Integrated Production and Pest Management Programme in Africa
Photo: ©FAO/Olivier Asselin

The Integrated Production and Pest Management (IPPM) programme in Africa implements projects at national and regional level through partnerships with a variety of actors, including farmers’ organizations, NGOs and government agencies. The IPPM programme works with small-farming communities to improve productivity and livelihoods through environmentally sustainable practices.

Regional and country projects

South-South cooperation

The first IPPM training in Niger was conducted by experienced Master Trainers from Benin. Similarly, first trainings in Mauritania were by experienced Senegalese Master Trainers and those in Guinea by the experienced team from Mali. Bus tours have taken place in which farmers from one country have visited IPPM farmers in an adjacent country.

The key to the continued success of this programme has been in building and strategically employing the existing ‘social capital’, which exists in the experience and human resources developed over the course of the past 12 years. As the cadres of trainers and experienced farmers in each country continue to grow and improve, so does the potential of the IPPM programme to expand and improve as a regional force to help underpin agricultural development in its many forms.

Supporting governments and national stakeholders

In response to the deregulation and liberalization that have gradually eroded countries’ capacity to develop and implement strategies, IPPM is working with governments and stakeholders to build upon existing initiatives in line with national strategies for agriculture sector development. Project activities in Benin, Burkina Faso, Guinea, Mali, Mauritania, Niger, Senegal, Tanzania and Zambia are implemented according to sectoral programmes of subregional bodies and established international frameworks.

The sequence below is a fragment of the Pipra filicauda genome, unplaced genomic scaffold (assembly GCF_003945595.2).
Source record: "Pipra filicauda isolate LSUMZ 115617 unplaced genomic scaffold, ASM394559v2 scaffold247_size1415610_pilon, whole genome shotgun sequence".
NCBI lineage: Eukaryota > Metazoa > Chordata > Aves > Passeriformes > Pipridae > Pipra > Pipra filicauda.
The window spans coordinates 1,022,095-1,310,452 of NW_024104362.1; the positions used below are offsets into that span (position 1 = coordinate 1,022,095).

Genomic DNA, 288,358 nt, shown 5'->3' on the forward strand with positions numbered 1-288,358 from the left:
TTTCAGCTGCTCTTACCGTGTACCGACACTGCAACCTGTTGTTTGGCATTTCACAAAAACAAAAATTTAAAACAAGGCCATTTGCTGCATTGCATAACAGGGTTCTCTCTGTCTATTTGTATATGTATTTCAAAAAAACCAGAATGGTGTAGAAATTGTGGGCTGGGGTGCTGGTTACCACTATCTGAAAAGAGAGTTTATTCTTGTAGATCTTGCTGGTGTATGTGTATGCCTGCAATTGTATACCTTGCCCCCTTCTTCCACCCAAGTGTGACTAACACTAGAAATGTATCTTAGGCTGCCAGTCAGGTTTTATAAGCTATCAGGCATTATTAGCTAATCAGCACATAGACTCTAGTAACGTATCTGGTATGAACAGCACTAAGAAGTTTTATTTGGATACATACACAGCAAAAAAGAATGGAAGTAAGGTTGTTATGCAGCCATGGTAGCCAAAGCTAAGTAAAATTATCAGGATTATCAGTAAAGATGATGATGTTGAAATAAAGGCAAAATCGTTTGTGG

Developing value chains

IPPM project activities are tailored with special attention to the development of the entire value chain, from tackling policy constraints to improving farmers’ capacity to access and manage credit, inputs and equipment. The programme works with an integrated approach in mind to improve agricultural systems, reduce losses and strengthen farmers’ ability to market their products. For e.g. in Mali, Mauritania, Niger and Senegal, the programme is contributing to the development of the rice value chain in the region.

Sustaining the cotton sector

Cotton is an important cash crop in many African countries, providing a living to millions of smallholder farmers. Major constraints however exist, including the overall lack of competitiveness of the sector and the very high rates of highly toxic chemical pesticides routinely applied to cotton. FAO is working with partners to turn around the limitations faced by Burkina Faso, Mali, Senegal, Tanzania and Zambia in the development of the cotton sector. In line with regional strategies, IPPM consistently works with cotton farmers and producers to build capacities and improve production while safeguarding their health and environment. 

Monitoring and communicating pesticide risks

The IPPM programme works closely with governments and partners to raise awareness at all levels on the importance of reducing or eliminating the use of toxic pesticides in agriculture. Recent partnership with Oregon State University has resulted in the development of major new tools that assist in the monitoring of pesticides in the environment and estimate potential negative effects. To this end, water samples were tested along the Senegal and Niger rivers and combined with community surveys to generate results. It is hoped that these results will inform decision-makers at national and regional level, and help them to make sound policies and regulations that comply with international treaty commitments. 

Climate change adaptation

A growing number of IPPM projects are being funded under the GEF/LDCF climate change adaptation fund, including projects underway in Mali and Niger, and pipeline projects in Senegal and Burundi. These projects represent the ultimate challenge for agricultural development in the region and require the distillation and coming together of all the lessons’ learned to date in the IPPM programme.